Top 3 Misconceptions About Bicycle Laws In California

What You Need To Know About Your Rights As A Cyclist In California

Cyclists are one of the most vulnerable to traffic accidents. Even with all the safety precautions, accidents can still lead to a lot of physical injuries, which subsequently result in financial losses and emotional distress.

In some cases, cyclists are made to believe they're a nuisance and that accidents are their fault alone. This is why a lot of cyclists choose not to file claims with a Los Angeles Bicycle Attorney.

That said, let's talk about 3 of the most common misconceptions about California bicycle laws and how you can overcome them.

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3 Misconceptions About California Bicycle Laws

Whether or not you've been in a bicycle accident in California lately, you still need to know the most crucial laws that are often misconceived. Knowing about these laws could affect your next move, should you file claims with a bike accident lawyer in Los Angeles in the future:

Misconception #1: It Is Always The Cyclist's Fault

There is an element of discrimination against bicyclists. Most people believe that cyclists are responsible for getting out of everyone's way and that cars have the priority in traffic.

This is not true. When deciding fault in bicycle accidents, your Los Angeles Bicycle Attorney is going to assess the facts and look for the negligent party. After all, if another driver fails to follow traffic rules and injures you in the process, then they can be considered the one at fault.

So, if another car, vehicle, or person was negligent in your accident, you shouldn't worry about filing claims against them. Plus, our prescreened bike accident lawyers in Los Angeles are experienced in handling these cases, so they'll know how to manage and negotiate with other parties and their insurance companies.

Misconception #2: Being Partially At Fault Means You Can't File Personal Injury Claims For Bicycle Accidents In California

Just because you were partially at fault in the accident doesn't mean you throw away the right to seek compensation for your injuries. In California personal injury law, shared fault is decided in percentages.

For example, if you were 20% responsible for an accident, the other party still needs to pay you the remaining 80% of the total damages incurred.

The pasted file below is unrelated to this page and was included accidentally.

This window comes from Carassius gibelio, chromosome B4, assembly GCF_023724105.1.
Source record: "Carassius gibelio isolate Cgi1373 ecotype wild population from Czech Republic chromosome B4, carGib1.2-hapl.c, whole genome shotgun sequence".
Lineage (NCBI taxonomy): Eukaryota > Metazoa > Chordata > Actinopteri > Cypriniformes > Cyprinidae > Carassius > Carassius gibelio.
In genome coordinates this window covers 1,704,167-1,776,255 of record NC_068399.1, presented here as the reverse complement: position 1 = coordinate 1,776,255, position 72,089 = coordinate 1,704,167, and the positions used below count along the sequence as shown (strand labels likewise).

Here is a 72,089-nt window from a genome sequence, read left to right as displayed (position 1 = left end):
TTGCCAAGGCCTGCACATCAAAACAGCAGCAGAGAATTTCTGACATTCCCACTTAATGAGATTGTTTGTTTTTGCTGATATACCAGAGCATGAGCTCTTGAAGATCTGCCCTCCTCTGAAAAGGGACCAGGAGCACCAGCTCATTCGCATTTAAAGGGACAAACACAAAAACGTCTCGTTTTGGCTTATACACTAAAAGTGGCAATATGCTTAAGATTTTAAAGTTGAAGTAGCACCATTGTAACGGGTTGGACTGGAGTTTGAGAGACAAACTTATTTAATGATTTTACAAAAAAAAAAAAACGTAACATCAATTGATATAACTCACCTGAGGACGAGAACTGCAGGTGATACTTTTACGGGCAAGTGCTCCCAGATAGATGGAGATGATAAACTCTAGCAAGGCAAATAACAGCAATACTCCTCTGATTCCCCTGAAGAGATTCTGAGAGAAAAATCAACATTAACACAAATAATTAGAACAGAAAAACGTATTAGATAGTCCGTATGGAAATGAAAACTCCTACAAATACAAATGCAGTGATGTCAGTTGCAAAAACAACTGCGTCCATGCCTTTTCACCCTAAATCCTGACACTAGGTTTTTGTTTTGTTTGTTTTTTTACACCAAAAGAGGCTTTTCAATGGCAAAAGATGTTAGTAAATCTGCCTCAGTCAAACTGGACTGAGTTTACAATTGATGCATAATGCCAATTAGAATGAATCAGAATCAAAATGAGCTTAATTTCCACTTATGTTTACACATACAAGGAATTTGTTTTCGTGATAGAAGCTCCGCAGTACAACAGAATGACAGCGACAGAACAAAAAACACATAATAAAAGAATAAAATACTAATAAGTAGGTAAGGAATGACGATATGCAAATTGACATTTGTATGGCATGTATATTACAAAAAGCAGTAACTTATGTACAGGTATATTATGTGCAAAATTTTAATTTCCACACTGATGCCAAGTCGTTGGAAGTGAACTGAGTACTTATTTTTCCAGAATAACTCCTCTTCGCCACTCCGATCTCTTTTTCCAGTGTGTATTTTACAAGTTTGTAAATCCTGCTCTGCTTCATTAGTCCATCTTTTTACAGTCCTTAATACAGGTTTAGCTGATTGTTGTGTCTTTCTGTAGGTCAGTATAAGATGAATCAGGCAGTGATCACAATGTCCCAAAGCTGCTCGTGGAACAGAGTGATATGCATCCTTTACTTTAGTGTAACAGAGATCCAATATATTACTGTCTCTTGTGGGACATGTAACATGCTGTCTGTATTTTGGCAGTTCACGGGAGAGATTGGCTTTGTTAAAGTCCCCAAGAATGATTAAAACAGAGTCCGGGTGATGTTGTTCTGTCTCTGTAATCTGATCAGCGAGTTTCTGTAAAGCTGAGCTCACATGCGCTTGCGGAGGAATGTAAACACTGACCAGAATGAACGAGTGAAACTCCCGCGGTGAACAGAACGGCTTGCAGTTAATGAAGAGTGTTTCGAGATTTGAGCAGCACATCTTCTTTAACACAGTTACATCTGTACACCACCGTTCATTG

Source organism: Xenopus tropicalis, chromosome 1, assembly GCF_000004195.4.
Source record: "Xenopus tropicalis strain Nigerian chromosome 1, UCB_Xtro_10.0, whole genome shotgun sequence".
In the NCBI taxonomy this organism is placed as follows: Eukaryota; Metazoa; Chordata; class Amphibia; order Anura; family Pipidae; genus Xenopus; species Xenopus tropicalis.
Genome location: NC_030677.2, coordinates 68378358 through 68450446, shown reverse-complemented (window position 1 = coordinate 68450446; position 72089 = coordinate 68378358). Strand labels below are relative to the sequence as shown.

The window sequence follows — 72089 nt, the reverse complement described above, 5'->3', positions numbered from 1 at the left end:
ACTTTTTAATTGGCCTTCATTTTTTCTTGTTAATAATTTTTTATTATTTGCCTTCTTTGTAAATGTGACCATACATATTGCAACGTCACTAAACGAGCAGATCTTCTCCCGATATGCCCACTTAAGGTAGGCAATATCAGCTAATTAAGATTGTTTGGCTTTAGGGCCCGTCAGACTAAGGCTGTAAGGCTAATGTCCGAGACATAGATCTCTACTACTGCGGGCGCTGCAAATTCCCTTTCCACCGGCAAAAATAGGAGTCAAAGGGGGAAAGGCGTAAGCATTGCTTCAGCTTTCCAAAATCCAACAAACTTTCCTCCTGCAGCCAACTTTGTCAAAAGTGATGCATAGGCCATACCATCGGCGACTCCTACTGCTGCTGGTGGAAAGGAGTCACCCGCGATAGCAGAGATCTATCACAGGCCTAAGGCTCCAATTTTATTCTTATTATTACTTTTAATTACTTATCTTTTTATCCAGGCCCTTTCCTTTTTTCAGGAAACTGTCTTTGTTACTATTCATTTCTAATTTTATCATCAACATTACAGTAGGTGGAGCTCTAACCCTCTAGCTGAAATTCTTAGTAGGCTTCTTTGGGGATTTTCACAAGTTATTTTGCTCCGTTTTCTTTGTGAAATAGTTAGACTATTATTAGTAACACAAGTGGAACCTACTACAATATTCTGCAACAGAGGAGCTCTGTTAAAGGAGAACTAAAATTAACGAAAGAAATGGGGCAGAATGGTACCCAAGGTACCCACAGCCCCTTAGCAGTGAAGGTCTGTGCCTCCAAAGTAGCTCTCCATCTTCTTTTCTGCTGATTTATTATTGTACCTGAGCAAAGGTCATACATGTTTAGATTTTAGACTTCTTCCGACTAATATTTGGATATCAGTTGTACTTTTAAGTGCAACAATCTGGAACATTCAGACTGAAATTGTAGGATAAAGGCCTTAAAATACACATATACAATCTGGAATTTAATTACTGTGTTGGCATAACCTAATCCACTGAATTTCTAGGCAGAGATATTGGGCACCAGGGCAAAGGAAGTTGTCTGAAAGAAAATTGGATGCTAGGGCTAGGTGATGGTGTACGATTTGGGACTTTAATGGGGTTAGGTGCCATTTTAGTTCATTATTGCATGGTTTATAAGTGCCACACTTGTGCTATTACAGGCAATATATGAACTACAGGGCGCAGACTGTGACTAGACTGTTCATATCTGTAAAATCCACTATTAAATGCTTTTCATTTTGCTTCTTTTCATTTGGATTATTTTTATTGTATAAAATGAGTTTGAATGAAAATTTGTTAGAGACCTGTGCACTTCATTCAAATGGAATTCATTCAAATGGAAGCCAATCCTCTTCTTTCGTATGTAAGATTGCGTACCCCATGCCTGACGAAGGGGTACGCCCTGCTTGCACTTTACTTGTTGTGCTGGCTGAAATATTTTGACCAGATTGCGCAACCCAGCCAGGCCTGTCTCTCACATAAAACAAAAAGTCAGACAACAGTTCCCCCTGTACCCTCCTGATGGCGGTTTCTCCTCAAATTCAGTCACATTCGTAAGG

That said, doing so needs some calculations and a solid case to defend your interests. A Los Angeles Bicycle Attorney will be experienced in this regard, and can help you get the most out of your Personal Injury Claim.

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Misconception #3: You Can't Negotiate With Insurance Adjusters

Again, since cyclists are often blamed for all accidents, they're often discouraged from negotiating higher compensation from insurance adjusters. However, most insurance companies are prejudiced against cyclists and motorists and will deliberately refuse to give the right compensation by minimizing injuries and using underhanded tactics.

A Los Angeles Bicycle Attorney knows that insurance adjusters could be prejudiced and underhanded. However, they'll also know how to deal with them from experience. If you ever come face to face with an insurance adjuster, have your California bicycle accident attorney negotiate in your place instead of falling for their schemes.

California Personal Injury: A Definition

Any sort of physical, emotional, or financial injury sustained by a person due to a negligent accident is legally described as personal injury. This means that you are regarded as "injured" not only because of broken bones and wounds but also because of medical bills, missed work, lost income, and emotional suffering.

What Is The Purpose Of A California Personal Injury Claim?

If you or a family member has been hurt due to someone else's negligence, you may be able to file a personal injury claim in California under personal injury compensation rules. Accident victims are compensated and negligent parties are held liable under these personal injury laws.

The amount of money you receive is influenced by several factors, including the injuries you sustain, property damage, medical expenditures, and emotional distress.